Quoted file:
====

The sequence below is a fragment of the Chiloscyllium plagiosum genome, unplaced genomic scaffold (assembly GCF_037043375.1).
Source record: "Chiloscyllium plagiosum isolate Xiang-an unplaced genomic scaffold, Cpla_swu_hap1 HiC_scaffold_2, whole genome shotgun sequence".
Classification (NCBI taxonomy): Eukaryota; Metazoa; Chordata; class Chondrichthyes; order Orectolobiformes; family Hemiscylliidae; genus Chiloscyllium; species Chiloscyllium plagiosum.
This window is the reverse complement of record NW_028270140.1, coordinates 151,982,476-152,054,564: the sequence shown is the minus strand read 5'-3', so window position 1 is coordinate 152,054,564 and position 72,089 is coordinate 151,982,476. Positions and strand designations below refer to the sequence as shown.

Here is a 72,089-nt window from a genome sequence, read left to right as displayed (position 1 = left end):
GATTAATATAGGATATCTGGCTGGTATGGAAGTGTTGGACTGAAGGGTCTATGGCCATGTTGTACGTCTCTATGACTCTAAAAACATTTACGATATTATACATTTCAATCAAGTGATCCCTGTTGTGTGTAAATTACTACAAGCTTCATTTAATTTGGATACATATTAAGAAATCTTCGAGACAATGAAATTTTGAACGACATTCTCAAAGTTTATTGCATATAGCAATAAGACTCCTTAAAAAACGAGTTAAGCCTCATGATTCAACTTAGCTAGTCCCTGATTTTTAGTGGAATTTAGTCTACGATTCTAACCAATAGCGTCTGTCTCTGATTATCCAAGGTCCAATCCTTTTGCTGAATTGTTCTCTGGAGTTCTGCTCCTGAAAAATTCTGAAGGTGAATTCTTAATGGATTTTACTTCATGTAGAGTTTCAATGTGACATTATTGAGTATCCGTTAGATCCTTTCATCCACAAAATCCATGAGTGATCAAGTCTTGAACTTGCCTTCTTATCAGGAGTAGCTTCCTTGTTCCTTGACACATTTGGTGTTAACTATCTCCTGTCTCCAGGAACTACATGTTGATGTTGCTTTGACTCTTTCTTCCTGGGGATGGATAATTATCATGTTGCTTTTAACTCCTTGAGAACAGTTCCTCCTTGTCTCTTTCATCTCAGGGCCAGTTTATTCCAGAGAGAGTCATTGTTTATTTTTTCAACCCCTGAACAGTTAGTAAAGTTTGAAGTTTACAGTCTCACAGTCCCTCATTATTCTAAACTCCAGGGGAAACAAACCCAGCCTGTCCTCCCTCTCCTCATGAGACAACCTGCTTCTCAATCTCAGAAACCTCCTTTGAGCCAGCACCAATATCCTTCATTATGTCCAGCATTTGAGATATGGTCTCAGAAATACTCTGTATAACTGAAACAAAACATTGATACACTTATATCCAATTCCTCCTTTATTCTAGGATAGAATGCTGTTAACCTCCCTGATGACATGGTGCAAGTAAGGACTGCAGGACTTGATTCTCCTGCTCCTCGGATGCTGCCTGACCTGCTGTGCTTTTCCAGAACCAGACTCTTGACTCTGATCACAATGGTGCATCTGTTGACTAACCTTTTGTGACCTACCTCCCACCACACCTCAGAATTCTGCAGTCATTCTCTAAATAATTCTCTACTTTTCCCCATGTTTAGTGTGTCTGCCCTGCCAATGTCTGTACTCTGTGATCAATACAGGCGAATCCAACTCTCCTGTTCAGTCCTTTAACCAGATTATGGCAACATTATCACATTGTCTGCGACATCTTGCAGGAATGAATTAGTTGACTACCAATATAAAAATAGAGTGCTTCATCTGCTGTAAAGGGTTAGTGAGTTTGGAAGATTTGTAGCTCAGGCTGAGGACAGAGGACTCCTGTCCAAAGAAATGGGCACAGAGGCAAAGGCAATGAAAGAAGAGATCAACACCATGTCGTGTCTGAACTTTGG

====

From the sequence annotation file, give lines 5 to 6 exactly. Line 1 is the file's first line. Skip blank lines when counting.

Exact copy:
Here is a 72,089-nt window from a genome sequence, read left to right as displayed (position 1 = left end):
GATTAATATAGGATATCTGGCTGGTATGGAAGTGTTGGACTGAAGGGTCTATGGCCATGTTGTACGTCTCTATGACTCTAAAAACATTTACGATATTATACATTTCAATCAAGTGATCCCTGTTGTGTGTAAATTACTACAAGCTTCATTTAATTTGGATACATATTAAGAAATCTTCGAGACAATGAAATTTTGAACGACATTCTCAAAGTTTATTGCATATAGCAATAAGACTCCTTAAAAAACGAGTTAAGCCTCATGATTCAACTTAGCTAGTCCCTGATTTTTAGTGGAATTTAGTCTACGATTCTAACCAATAGCGTCTGTCTCTGATTATCCAAGGTCCAATCCTTTTGCTGAATTGTTCTCTGGAGTTCTGCTCCTGAAAAATTCTGAAGGTGAATTCTTAATGGATTTTACTTCATGTAGAGTTTCAATGTGACATTATTGAGTATCCGTTAGATCCTTTCATCCACAAAATCCATGAGTGATCAAGTCTTGAACTTGCCTTCTTATCAGGAGTAGCTTCCTTGTTCCTTGACACATTTGGTGTTAACTATCTCCTGTCTCCAGGAACTACATGTTGATGTTGCTTTGACTCTTTCTTCCTGGGGATGGATAATTATCATGTTGCTTTTAACTCCTTGAGAACAGTTCCTCCTTGTCTCTTTCATCTCAGGGCCAGTTTATTCCAGAGAGAGTCATTGTTTATTTTTTCAACCCCTGAACAGTTAGTAAAGTTTGAAGTTTACAGTCTCACAGTCCCTCATTATTCTAAACTCCAGGGGAAACAAACCCAGCCTGTCCTCCCTCTCCTCATGAGACAACCTGCTTCTCAATCTCAGAAACCTCCTTTGAGCCAGCACCAATATCCTTCATTATGTCCAGCATTTGAGATATGGTCTCAGAAATACTCTGTATAACTGAAACAAAACATTGATACACTTATATCCAATTCCTCCTTTATTCTAGGATAGAATGCTGTTAACCTCCCTGATGACATGGTGCAAGTAAGGACTGCAGGACTTGATTCTCCTGCTCCTCGGATGCTGCCTGACCTGCTGTGCTTTTCCAGAACCAGACTCTTGACTCTGATCACAATGGTGCATCTGTTGACTAACCTTTTGTGACCTACCTCCCACCACACCTCAGAATTCTGCAGTCATTCTCTAAATAATTCTCTACTTTTCCCCATGTTTAGTGTGTCTGCCCTGCCAATGTCTGTACTCTGTGATCAATACAGGCGAATCCAACTCTCCTGTTCAGTCCTTTAACCAGATTATGGCAACATTATCACATTGTCTGCGACATCTTGCAGGAATGAATTAGTTGACTACCAATATAAAAATAGAGTGCTTCATCTGCTGTAAAGGGTTAGTGAGTTTGGAAGATTTGTAGCTCAGGCTGAGGACAGAGGACTCCTGTCCAAAGAAATGGGCACAGAGGCAAAGGCAATGAAAGAAGAGATCAACACCATGTCGTGTCTGAACTTTGG